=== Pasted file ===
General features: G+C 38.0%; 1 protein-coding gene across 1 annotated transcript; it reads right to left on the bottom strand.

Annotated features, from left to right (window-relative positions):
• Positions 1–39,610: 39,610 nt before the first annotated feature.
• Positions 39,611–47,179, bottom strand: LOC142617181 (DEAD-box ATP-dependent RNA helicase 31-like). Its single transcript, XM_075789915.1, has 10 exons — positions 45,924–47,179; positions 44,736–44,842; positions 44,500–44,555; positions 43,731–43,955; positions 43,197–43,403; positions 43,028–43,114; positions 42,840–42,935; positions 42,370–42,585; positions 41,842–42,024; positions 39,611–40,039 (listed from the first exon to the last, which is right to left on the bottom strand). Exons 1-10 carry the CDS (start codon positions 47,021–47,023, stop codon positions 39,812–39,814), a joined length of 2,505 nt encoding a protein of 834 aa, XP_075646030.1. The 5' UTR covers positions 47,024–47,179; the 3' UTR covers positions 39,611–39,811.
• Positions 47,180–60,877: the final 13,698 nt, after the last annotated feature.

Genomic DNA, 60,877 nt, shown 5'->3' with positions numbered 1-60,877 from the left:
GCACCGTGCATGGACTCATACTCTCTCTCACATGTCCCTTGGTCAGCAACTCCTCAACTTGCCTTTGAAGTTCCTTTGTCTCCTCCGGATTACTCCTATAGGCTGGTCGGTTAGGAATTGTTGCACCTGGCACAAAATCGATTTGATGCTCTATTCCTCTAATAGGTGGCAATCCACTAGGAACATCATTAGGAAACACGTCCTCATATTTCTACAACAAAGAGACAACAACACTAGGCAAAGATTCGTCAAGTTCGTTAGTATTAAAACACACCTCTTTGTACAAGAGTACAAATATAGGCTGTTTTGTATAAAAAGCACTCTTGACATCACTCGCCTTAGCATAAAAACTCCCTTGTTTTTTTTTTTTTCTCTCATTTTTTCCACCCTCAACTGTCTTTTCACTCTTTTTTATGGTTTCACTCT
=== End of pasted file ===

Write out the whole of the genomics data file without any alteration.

General features: G+C 38.0%; 1 protein-coding gene across 1 annotated transcript; it reads right to left on the bottom strand.

Annotated features, from left to right (window-relative positions):
• Positions 1–39,610: 39,610 nt before the first annotated feature.
• Positions 39,611–47,179, bottom strand: LOC142617181 (DEAD-box ATP-dependent RNA helicase 31-like). Its single transcript, XM_075789915.1, has 10 exons — positions 45,924–47,179; positions 44,736–44,842; positions 44,500–44,555; positions 43,731–43,955; positions 43,197–43,403; positions 43,028–43,114; positions 42,840–42,935; positions 42,370–42,585; positions 41,842–42,024; positions 39,611–40,039 (listed from the first exon to the last, which is right to left on the bottom strand). Exons 1-10 carry the CDS (start codon positions 47,021–47,023, stop codon positions 39,812–39,814), a joined length of 2,505 nt encoding a protein of 834 aa, XP_075646030.1. The 5' UTR covers positions 47,024–47,179; the 3' UTR covers positions 39,611–39,811.
• Positions 47,180–60,877: the final 13,698 nt, after the last annotated feature.

Genomic DNA, 60,877 nt, shown 5'->3' with positions numbered 1-60,877 from the left:
GCACCGTGCATGGACTCATACTCTCTCTCACATGTCCCTTGGTCAGCAACTCCTCAACTTGCCTTTGAAGTTCCTTTGTCTCCTCCGGATTACTCCTATAGGCTGGTCGGTTAGGAATTGTTGCACCTGGCACAAAATCGATTTGATGCTCTATTCCTCTAATAGGTGGCAATCCACTAGGAACATCATTAGGAAACACGTCCTCATATTTCTACAACAAAGAGACAACAACACTAGGCAAAGATTCGTCAAGTTCGTTAGTATTAAAACACACCTCTTTGTACAAGAGTACAAATATAGGCTGTTTTGTATAAAAAGCACTCTTGACATCACTCGCCTTAGCATAAAAACTCCCTTGTTTTTTTTTTTTTCTCTCATTTTTTCCACCCTCAACTGTCTTTTCACTCTTTTTTATGGTTTCACTCT